In short, rugging is a personal decision and depends on many factors, however, rugging the horse when temperatures dip below the equine thermoneutral temperature of 4 - 7° helps avoid cold stress in susceptible horses.
It's useful to understand that the horse has several inbuilt mechanisms to regulate their own body temperature however shelter is important in cold climates. The horse needs somewhere that they can shelter out of the wind at least and preferably the rain as well. Its also important, especially for aged horses, to provide an area for the horse to lie down that has ground insulation and good footing.
A horse can generate much heat from digestive activity. One of the most effective ways to help your horse warm-up is to feed additional hay.
The digestion of feedstuffs in the gut all produce internal heat whilst being digested, however, because the hay portion is digested by microbes in the hindgut (cecum and large intestine) they produce more internal heat than concentrates that are largely digested by enzymes in the small intestine. Even though concentrates contain a higher level of digestible energy, they do not give off as much heat in the digestive process.
If you live in a very cold area you may need to consider taking the chill off the trough water. Horses prefer warm water and intake will drop if it is very cold and icy! Use heated or insulated water buckets or troughs. An inexpensive electric heating coil that can boil water can be used to serve comfortably warm water in buckets or add hot water to troughs.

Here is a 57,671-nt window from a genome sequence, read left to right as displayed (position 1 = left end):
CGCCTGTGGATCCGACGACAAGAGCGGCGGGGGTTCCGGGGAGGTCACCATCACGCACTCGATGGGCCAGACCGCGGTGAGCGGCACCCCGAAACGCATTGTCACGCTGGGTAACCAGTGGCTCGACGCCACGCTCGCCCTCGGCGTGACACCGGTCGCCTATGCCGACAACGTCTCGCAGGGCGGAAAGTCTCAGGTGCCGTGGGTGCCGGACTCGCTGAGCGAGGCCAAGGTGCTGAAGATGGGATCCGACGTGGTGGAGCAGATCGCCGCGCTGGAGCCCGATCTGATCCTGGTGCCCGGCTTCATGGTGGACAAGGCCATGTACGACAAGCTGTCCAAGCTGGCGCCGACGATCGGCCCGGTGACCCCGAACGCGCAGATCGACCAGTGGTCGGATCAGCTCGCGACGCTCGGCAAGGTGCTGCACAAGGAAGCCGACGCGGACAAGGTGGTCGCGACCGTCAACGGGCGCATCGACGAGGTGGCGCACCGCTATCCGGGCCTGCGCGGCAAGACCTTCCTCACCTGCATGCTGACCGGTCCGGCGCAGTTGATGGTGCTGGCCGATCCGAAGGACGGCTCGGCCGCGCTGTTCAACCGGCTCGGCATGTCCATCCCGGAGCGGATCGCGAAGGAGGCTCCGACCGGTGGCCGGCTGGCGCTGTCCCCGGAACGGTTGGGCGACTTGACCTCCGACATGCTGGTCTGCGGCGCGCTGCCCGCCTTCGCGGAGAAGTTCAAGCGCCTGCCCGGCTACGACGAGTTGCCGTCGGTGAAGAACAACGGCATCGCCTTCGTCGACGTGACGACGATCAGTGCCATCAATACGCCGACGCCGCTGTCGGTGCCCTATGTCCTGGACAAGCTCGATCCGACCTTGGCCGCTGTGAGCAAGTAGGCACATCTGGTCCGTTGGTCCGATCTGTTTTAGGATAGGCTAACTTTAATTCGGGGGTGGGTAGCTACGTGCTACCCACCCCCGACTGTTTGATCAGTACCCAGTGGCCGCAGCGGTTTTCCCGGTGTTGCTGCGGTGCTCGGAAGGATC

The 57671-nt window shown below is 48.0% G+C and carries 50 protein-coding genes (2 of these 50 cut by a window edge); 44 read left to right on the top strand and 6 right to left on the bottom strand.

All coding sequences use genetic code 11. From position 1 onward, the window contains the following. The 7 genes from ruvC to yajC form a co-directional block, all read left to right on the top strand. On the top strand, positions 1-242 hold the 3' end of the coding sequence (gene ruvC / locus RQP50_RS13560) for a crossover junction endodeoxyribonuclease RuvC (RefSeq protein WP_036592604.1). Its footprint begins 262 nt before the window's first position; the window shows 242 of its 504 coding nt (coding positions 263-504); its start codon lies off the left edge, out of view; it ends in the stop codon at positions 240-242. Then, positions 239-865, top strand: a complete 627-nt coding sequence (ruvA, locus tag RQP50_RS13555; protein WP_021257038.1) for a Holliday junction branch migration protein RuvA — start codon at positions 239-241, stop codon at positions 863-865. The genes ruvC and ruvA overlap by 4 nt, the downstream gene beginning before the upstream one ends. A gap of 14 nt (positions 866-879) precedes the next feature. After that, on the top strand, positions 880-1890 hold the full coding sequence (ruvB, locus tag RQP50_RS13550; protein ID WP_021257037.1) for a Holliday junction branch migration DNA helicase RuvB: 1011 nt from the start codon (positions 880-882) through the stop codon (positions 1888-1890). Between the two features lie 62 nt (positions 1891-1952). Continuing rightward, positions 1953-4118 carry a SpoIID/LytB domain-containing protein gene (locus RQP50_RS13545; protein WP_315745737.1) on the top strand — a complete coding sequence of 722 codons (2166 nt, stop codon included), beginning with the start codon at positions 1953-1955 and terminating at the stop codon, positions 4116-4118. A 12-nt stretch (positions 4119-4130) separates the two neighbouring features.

Salt is the other element that will encourage adequate water consumption. Even in winter, the average horse needs at least 28g/day.
We know that with the cold weather, sometimes we can feel more stiffness and pain throughout our bodies, and horses are no different!
Cold has negative effects on a variety of body tissues. Tendons and ligaments reduce in flexibility and can, therefore, feel stiffer and be prone to higher injury rates, also muscles shorten and stiffen up as well.
Joints also suffer from the cold; joint fluid becomes less able to lubricate the joint capsule and cold temperatures can increase sensitivity to joint pain.
Exercise can warm up the body and loosen stiffness, but you must be cautious not to damage the more venerable stiffened tissues. Problem areas can be massaged before work with a warming liniment and warm-ups should be slow and long.
A joint supplement can also help during the colder months to help offset the increase in joint pain and possible dysfunction due to the cold temperatures. We have two in the shop that you may consider:
Other supplements on top of a mineral balanced diet could include:
Whatever joint supplement you choose, winter may be a good time to begin treatment!
If you live in a very cold area or have an aged or venerable horse you may have some extra management considerations, however, with a little extra care and attention, your horse should weather the winter blues just fine!
You may find that your horses coat has already started shedding, this is triggered by the longer daylight hours and marks the start of the long winter coat loss! This process will continue over the next few months and it's important to provide adequate nutritional support during this time to encourage a healthy and shiny new summer coat.